Paul: What seats do you have close to the front row?
Box Office: Well I can give you B14 and B15
Adam: Oh dang you sank my battleship
Sunday, February 26, 2006
Paul: What seats do you have close to the front row?
On Friday evening I finally got to see Sunday in the Park with George. It has been playing at the Menier Chocolate Factory in Southwark sine November and the season there has been completely sold out. It transfers to the West End in May (www.sundayinthepark.co.uk) but it was nice to see it in the smaller space of the Chocolate Factory (even if the seats are unreserved and not that comfy).
I took M to see it as he is a bit of a musical aficionado; well he has seen Mamma Mia three times so I figured this might be his cup of tea. Prior to the show we grabbed a bite to eat at an Italian restaurant and it was there where I explained the plot of the show to him, the artist George Seurat and the history of pointillism in between bites of lasagne. M commented later during interval this briefing was useful in explaining some aspects of the first half of the show.
I then was able to warn him that in the second half of the show the narrative really does something unexpected and moves forward 100 years. For some reason many people don't like this sort of thing and is the key criticism I always hear about the show. The problem is with audience expectations about what Sunday in the park with George is about. I think the show is about broad themes of art and family and life and the characters in the story are simply there to illustrate this. The show won the Pulitzer Prize for drama in 1984 so some people out there like it too.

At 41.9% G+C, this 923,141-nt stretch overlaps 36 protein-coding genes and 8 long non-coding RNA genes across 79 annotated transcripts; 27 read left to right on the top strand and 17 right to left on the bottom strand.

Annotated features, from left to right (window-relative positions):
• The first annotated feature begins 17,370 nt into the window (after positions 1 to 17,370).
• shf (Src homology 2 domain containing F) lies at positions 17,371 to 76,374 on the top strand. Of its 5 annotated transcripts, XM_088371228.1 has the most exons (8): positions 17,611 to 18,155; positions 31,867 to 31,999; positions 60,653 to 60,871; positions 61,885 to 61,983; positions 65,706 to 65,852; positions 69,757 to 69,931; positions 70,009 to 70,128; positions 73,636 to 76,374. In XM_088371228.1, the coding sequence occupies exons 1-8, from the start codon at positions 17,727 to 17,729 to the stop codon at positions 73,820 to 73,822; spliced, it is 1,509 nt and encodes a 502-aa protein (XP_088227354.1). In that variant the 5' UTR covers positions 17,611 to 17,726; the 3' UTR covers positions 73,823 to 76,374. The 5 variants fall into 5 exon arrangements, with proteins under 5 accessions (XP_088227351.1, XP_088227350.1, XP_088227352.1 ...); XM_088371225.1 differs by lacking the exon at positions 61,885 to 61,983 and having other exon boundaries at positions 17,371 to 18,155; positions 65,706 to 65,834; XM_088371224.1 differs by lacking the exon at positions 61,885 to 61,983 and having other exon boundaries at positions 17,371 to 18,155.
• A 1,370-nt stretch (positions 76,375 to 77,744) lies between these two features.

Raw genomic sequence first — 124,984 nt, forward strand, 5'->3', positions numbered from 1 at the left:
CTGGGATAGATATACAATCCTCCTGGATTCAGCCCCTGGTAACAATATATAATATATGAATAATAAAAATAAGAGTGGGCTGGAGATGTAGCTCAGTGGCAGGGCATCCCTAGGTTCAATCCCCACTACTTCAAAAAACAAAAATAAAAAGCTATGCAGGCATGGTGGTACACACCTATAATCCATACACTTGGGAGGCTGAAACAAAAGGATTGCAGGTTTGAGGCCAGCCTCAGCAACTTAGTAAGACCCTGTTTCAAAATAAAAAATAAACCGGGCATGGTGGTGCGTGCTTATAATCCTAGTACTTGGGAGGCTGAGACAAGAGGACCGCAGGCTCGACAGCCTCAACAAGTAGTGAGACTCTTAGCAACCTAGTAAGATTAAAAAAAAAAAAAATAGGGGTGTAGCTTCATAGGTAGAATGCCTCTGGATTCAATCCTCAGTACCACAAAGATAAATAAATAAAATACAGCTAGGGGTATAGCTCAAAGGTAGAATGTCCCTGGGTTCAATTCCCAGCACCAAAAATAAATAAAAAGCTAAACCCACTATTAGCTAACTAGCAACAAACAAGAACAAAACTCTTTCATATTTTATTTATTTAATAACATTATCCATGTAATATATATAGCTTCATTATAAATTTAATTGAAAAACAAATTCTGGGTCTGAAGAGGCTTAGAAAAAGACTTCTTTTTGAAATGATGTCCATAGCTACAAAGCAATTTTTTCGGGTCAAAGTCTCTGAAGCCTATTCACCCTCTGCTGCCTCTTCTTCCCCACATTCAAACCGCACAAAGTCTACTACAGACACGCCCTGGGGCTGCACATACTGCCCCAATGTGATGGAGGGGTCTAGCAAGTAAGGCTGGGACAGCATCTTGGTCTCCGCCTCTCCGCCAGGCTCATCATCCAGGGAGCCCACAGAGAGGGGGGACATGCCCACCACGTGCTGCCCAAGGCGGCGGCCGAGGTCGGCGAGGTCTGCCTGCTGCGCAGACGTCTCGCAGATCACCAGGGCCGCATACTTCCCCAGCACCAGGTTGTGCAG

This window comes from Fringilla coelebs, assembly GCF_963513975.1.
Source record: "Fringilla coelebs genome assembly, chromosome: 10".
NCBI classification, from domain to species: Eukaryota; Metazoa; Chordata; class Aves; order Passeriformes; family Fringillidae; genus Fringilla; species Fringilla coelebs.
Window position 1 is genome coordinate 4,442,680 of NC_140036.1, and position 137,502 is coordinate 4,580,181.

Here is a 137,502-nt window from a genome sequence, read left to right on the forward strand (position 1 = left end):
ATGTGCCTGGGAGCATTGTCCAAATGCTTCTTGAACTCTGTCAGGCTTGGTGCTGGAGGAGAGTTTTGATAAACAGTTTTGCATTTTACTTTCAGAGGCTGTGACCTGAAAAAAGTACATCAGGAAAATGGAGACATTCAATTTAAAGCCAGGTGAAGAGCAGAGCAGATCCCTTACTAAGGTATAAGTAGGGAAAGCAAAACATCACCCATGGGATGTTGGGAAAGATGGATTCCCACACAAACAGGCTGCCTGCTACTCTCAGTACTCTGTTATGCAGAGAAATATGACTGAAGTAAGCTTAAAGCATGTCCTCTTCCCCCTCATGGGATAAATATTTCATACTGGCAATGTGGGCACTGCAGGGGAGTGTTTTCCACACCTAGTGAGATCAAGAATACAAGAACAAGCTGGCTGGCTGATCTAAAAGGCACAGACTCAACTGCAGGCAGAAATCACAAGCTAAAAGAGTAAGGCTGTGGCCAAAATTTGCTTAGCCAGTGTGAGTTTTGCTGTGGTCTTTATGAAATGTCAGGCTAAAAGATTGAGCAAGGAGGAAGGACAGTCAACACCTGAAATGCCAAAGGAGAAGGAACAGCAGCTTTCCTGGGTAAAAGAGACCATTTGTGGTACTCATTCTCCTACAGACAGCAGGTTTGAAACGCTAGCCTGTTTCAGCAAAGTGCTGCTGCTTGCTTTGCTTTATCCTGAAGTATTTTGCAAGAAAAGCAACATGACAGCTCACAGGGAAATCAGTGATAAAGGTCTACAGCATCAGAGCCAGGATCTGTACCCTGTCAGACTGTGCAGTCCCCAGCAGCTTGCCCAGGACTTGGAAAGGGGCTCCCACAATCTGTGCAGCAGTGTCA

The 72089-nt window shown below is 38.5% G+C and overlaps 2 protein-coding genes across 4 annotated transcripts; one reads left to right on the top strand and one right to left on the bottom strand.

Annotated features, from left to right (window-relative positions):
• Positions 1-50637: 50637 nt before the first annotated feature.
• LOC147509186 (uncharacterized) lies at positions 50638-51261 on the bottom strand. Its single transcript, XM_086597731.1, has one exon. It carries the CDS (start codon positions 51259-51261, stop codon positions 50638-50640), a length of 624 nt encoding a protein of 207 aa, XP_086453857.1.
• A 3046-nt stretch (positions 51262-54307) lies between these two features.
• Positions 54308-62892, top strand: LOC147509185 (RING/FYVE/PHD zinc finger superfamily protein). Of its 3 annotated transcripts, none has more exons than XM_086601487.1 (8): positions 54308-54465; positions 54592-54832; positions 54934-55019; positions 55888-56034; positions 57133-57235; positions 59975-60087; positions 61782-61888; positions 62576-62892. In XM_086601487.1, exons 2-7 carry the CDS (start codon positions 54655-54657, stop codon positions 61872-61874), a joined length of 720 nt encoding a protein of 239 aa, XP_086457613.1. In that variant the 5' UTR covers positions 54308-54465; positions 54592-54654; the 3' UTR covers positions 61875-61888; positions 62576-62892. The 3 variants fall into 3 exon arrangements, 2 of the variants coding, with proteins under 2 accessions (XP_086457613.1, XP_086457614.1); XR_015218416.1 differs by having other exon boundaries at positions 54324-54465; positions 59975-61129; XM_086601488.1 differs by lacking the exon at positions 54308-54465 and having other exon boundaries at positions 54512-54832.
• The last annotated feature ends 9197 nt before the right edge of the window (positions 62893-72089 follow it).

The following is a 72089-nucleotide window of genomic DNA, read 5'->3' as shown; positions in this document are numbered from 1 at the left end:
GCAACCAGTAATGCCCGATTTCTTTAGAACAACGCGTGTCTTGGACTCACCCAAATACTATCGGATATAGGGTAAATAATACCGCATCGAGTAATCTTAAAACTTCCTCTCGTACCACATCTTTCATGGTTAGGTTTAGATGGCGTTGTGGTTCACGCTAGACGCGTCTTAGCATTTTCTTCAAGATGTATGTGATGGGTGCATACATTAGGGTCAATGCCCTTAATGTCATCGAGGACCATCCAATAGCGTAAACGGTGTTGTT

The show has some of the great songs of musical theatre as well including "We do not belong together", "Putting it together" (which Streisand recorded and sort of made famous) and "Move on". I read once that a poll of cabaret artists voted "We do not belong together as one of the most emotional (think torch) songs ever written". I would tend to agree. I would also add that "Move on" would have to be one of the most inspiring songs ever written about life as well. The show may not leave you dancing in the streets, but it does make you think about your life and all its endless possibilities. M and I decided against drinks in Soho afterwards as we were far too much in a reflective meditative mood for all that.
This was a fantastic production of the show. The cast were excellent and provided the right balance of humour and drama to the story. Screen projections (rather than cardboard cut-outs that the original production has used) has really helped with the clarity of the story too. It will be interesting to see how well it does in the West End but it would have to rate on my rather organic and long list of best shows I have seen in London.
Friday, February 24, 2006
A Letter to Wanadoo
As a new customer I would like to draw the attention of the Board that to the high number of failures provided by your company. I am sure I am not alone in this. I signed up with Wanadoo on 20 January 2006 for a wireless and talk package because it was competitively priced (not cheaper than others but competitive) and provided an easy means to register (online). Unfortunately, this was the only positive experience I have had with your company.
Wanadoo’s failures include:
- Failure to provide a basic broadband internet service. A call to a consultant today, 24 February, suggested that this is because your service is trying to connect a faster speed to what is possible on the telephone line. Meanwhile I will be a month without an internet service while you have been charging me for a service that I cannot access.
- Inconsistent advice provided by technical support staff. Call centre staff have been unwilling to accept there was a fault on the line and the first few calls I had to redo the same setup procedures as they would not accept that there was a fault.